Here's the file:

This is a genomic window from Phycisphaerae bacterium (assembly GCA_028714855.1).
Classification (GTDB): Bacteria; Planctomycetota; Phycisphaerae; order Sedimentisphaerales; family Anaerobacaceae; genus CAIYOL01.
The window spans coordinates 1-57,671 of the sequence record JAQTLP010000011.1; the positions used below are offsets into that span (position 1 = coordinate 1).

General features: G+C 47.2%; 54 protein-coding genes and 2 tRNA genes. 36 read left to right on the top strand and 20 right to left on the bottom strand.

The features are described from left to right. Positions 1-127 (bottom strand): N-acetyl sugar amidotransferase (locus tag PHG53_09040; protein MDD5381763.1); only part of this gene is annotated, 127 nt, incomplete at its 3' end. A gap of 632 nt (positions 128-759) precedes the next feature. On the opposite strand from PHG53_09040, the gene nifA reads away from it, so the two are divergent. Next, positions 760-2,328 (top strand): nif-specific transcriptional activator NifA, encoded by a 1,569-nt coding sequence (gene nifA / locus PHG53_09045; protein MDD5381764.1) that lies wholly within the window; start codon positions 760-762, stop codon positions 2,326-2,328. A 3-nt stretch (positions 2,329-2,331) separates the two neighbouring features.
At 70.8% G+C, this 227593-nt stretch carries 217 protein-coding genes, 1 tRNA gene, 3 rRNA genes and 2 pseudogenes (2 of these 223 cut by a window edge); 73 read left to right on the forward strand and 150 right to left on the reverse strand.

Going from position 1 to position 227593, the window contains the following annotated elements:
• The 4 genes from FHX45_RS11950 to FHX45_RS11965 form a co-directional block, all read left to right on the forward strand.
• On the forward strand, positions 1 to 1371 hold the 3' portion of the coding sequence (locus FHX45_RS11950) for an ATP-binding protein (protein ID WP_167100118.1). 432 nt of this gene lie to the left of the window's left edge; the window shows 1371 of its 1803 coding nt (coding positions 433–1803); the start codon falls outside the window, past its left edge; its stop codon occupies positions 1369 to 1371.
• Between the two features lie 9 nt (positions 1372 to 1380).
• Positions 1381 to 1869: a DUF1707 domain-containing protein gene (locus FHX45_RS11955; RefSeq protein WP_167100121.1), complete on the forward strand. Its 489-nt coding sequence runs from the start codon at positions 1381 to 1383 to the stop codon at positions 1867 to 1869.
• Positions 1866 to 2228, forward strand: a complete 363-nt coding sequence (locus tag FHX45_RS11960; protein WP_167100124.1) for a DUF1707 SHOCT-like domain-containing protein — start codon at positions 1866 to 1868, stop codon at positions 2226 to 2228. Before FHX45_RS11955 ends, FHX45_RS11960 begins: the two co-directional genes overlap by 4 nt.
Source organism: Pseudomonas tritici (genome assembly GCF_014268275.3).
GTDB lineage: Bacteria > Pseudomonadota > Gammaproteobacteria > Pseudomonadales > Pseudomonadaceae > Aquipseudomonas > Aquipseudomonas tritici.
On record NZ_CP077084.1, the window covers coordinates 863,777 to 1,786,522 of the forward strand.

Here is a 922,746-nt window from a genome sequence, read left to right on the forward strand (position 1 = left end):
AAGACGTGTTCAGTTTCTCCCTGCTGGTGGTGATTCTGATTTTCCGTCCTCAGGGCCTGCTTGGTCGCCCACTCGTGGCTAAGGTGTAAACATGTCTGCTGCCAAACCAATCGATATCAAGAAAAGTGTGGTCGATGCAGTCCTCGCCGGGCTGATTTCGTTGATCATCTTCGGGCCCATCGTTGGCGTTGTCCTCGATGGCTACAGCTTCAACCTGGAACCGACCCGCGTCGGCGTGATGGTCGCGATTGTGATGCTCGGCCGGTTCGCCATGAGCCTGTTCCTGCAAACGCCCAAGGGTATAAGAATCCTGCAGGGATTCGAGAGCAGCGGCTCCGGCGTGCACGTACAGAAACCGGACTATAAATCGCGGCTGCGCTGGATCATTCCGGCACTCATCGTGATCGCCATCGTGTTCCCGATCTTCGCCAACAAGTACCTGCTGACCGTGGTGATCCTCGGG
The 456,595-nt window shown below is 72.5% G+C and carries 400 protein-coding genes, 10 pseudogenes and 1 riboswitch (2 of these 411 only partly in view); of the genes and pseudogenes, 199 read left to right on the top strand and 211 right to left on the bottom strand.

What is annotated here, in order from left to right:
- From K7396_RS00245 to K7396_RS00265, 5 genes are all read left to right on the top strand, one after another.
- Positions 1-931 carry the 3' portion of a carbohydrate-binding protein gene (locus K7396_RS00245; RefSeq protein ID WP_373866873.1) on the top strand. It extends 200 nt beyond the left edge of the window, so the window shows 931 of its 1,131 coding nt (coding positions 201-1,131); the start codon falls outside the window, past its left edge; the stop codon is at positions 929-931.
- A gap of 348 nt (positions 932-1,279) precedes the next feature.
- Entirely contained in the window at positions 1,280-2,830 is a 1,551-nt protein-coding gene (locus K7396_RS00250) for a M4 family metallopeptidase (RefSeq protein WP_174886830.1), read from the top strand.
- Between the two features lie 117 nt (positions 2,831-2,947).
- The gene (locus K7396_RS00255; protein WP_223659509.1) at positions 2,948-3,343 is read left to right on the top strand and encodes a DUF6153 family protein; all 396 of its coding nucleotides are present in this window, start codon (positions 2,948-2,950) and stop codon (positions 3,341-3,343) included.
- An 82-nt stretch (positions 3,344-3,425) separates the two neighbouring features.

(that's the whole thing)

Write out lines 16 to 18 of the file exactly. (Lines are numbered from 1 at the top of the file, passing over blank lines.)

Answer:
Here is a 922,746-nt window from a genome sequence, read left to right on the forward strand (position 1 = left end):
AAGACGTGTTCAGTTTCTCCCTGCTGGTGGTGATTCTGATTTTCCGTCCTCAGGGCCTGCTTGGTCGCCCACTCGTGGCTAAGGTGTAAACATGTCTGCTGCCAAACCAATCGATATCAAGAAAAGTGTGGTCGATGCAGTCCTCGCCGGGCTGATTTCGTTGATCATCTTCGGGCCCATCGTTGGCGTTGTCCTCGATGGCTACAGCTTCAACCTGGAACCGACCCGCGTCGGCGTGATGGTCGCGATTGTGATGCTCGGCCGGTTCGCCATGAGCCTGTTCCTGCAAACGCCCAAGGGTATAAGAATCCTGCAGGGATTCGAGAGCAGCGGCTCCGGCGTGCACGTACAGAAACCGGACTATAAATCGCGGCTGCGCTGGATCATTCCGGCACTCATCGTGATCGCCATCGTGTTCCCGATCTTCGCCAACAAGTACCTGCTGACCGTGGTGATCCTCGGG
The 456,595-nt window shown below is 72.5% G+C and carries 400 protein-coding genes, 10 pseudogenes and 1 riboswitch (2 of these 411 only partly in view); of the genes and pseudogenes, 199 read left to right on the top strand and 211 right to left on the bottom strand.